Health Officials Issue Mosquito-Borne Illness Advisory After Dengue Case

Miami, FL – The Florida Department of Health in Miami-Dade County (DOH-Miami-Dade) is under a mosquito-borne illness advisory following the confirmation of an identified case of dengue in a Miami-Dade resident. This is the first local case of dengue infection in 2022.

Dengue is a virus spread through mosquito bites by Aedes mosquitoes which also spread the chikungunya and Zika virus. Most people infected with dengue have mild or no symptoms. Those that do develop symptoms typically recover after about one week.

DOH-Miami-Dade encourages the following mosquito protection efforts to stop mosquitoes from multiplying and to protect your skin by remembering to “Drain and Cover.”

DRAIN standing water –

– Drain water from garbage cans, house gutters, buckets, pool covers, coolers, toys, flowerpots or any other containers where sprinkler or rainwater has collected.

– Discard old tires, drums, bottles, cans, pots and pans, broken appliances and other items that aren’t being used.

– Empty and clean birdbaths and pet’s water bowls at least once or twice a week.

– Protect boats and vehicles from rain with tarps that don’t accumulate water.

– Maintain swimming pools in good condition and appropriately chlorinated. Empty plastic swimming pools when not in use.

COVER skin –

– Clothing – Wear shoes, socks, and long pants and long-sleeves. This type of protection may be necessary for people who work in areas where mosquitoes are present.

– Repellent – Apply mosquito repellent to bare skin and clothing, but not under clothing.

– Always read label directions carefully for the approved usage before you apply a repellent – Some repellents are not suitable for children.

– Always use repellents according to the label. Repellents with DEET, picaridin, oil of lemon eucalyptus, para-menthane-diol, and IR3535 are effective.

– Use mosquito netting to protect children younger than 2 months old.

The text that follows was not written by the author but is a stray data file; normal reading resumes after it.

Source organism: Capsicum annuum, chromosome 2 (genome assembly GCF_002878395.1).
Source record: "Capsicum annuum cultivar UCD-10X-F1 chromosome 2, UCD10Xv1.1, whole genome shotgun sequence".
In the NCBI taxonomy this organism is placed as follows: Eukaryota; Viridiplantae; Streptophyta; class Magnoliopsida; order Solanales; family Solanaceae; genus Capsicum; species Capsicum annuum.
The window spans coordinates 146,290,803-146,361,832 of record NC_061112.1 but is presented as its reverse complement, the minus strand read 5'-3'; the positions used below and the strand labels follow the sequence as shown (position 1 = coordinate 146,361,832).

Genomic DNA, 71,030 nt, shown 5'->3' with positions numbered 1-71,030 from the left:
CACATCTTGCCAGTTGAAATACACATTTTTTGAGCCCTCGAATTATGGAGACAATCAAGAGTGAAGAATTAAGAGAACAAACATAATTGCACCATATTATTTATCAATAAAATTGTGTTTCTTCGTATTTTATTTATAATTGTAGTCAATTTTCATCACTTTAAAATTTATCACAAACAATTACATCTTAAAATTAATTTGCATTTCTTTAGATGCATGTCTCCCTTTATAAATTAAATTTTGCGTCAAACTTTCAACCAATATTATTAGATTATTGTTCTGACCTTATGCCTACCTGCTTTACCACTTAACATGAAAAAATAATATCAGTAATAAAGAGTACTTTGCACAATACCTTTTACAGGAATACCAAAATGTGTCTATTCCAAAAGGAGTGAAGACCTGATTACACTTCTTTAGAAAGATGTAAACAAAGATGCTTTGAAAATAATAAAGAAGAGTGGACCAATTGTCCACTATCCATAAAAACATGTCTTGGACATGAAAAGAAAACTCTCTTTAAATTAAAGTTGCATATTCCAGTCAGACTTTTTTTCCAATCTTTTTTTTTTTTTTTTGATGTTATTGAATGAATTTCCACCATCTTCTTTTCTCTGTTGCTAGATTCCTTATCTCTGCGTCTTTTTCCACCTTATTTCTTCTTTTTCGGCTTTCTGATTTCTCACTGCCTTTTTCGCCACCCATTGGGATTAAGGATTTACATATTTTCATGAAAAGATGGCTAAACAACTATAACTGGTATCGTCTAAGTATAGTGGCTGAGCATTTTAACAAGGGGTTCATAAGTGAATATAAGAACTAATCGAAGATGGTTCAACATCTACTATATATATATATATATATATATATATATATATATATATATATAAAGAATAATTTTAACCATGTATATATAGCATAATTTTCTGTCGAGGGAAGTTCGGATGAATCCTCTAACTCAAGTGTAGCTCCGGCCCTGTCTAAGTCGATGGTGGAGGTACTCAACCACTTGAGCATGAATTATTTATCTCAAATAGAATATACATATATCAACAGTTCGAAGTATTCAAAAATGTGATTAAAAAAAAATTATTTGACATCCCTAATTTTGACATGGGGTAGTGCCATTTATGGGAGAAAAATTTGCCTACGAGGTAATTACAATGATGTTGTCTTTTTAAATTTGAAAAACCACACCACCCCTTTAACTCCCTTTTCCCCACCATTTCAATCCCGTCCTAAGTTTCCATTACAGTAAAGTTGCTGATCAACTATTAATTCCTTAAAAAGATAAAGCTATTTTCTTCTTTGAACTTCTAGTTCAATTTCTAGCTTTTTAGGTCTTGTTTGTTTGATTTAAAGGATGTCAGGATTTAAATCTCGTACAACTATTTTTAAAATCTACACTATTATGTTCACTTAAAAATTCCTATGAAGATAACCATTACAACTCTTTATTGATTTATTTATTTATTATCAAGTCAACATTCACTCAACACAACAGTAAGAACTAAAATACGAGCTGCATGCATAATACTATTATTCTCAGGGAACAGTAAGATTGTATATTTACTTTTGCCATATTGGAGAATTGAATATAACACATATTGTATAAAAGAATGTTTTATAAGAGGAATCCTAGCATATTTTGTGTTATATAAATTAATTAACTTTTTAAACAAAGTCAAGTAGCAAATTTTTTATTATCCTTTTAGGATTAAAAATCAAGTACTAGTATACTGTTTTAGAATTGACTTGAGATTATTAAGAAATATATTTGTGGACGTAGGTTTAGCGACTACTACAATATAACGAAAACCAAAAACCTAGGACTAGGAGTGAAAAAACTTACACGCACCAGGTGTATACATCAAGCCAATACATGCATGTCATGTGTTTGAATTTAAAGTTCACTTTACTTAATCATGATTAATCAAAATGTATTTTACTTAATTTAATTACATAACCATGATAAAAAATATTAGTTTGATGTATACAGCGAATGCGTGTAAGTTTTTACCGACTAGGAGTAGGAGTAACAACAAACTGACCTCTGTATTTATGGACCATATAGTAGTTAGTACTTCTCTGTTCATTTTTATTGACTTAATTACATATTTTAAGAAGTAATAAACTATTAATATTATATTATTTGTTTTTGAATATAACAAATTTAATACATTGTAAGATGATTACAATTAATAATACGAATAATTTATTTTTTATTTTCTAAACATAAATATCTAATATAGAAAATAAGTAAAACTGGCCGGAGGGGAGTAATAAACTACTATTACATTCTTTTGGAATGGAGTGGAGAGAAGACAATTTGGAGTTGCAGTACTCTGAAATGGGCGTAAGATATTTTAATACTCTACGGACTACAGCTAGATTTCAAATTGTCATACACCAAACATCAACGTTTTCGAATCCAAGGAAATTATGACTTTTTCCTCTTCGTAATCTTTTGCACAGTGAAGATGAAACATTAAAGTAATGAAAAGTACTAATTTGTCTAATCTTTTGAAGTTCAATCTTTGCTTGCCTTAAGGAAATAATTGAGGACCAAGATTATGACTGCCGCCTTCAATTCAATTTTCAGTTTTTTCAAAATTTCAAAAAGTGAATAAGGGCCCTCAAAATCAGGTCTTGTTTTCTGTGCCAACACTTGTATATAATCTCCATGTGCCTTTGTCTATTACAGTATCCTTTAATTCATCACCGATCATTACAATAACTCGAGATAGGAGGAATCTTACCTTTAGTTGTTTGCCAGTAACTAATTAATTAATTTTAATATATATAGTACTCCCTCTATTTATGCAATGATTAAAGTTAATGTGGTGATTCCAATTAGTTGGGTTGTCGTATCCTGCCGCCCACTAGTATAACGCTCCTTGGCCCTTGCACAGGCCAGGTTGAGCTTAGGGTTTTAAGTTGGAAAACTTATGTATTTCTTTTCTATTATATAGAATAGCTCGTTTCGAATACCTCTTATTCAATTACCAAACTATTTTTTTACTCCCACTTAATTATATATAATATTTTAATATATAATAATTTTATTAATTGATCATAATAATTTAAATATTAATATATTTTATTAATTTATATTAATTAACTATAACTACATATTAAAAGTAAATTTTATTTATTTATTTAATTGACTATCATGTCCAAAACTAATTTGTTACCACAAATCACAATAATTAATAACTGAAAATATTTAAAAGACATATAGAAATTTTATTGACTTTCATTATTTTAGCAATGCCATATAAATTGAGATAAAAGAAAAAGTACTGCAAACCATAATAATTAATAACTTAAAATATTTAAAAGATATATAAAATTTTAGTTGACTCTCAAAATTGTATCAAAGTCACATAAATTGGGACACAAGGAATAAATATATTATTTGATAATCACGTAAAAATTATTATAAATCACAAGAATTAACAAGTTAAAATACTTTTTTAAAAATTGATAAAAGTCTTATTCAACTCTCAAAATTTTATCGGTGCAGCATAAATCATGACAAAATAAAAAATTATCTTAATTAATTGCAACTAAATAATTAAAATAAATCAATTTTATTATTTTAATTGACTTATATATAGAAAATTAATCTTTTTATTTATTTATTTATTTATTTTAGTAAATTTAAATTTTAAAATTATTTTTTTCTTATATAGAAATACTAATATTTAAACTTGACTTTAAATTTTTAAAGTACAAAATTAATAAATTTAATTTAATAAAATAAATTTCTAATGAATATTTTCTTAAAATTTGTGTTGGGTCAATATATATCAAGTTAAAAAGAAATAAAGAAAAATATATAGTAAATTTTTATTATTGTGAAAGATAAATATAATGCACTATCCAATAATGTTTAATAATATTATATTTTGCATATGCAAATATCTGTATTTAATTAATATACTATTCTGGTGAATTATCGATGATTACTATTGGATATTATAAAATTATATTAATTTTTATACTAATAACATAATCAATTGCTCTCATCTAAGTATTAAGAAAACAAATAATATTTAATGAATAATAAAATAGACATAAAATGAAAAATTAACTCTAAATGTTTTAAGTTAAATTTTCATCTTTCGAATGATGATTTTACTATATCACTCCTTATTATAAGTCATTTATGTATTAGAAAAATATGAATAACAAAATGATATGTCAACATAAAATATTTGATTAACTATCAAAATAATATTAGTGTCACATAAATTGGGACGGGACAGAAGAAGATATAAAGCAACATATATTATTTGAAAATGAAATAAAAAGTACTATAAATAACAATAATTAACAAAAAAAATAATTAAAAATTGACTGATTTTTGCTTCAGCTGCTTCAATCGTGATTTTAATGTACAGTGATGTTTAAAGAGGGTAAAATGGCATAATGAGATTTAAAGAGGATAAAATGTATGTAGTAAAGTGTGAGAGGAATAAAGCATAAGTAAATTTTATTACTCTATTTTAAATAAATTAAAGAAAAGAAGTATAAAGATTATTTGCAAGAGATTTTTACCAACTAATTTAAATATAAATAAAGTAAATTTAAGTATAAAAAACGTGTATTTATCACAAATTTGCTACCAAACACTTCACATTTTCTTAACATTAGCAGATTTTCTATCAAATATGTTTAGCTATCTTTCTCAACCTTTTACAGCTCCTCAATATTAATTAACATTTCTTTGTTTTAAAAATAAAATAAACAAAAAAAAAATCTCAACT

COVER doors and windows –

– Repair broken screening on windows, doors, porches, and patios to keep mosquitoes out of your house.

Additional Tips on Repellent Use

– In protecting children, read label instructions to be sure the repellent is age-appropriate. According to the Centers for Disease Control and Prevention (CDC), mosquito repellents containing oil of lemon eucalyptus should not be used on children under the age of three years. DEET is not recommended on children younger than two months old.

– Avoid applying repellents to the hands of children. Adults should apply repellent first to their own hands and then transfer it to the child’s skin and clothing.

– If additional protection is necessary, apply a permethrin repellent directly to your clothing. Again, always follow the manufacturer’s directions.

For more information on what repellent is right for you, consider using the Environmental Protection Agency’s search tool to help you choose skin-applied repellent products: Find the Repellent that is Right for You.


The common symptoms of dengue are fever and one or more of the following symptoms: headache; eye pain (typically behind the eyes); muscle, joint, or bone pain; rash; nausea and vomiting; or unusual bleeding (nose or gum bleed, small red spots under the skin, or unusual bruising). Severe dengue can occur resulting in shock, internal bleeding, and death. If you or a family member develop the mentioned symptoms, visit your health care provider or local clinic.

The Florida Department of Health (DOH) continues to conduct statewide surveillance for mosquito-borne illnesses, including West Nile virus infections, Eastern equine encephalitis, St. Louis encephalitis, malaria, chikungunya, and dengue. Residents of Florida are encouraged to report dead birds via the Florida Fish and Wildlife Conservation Commission’s site – Avian Mortality. For more information, visit DOH’s website at Mosquito-Borne and Other Insect-Borne Diseases.


*Press Release by the Florida Department of Health.


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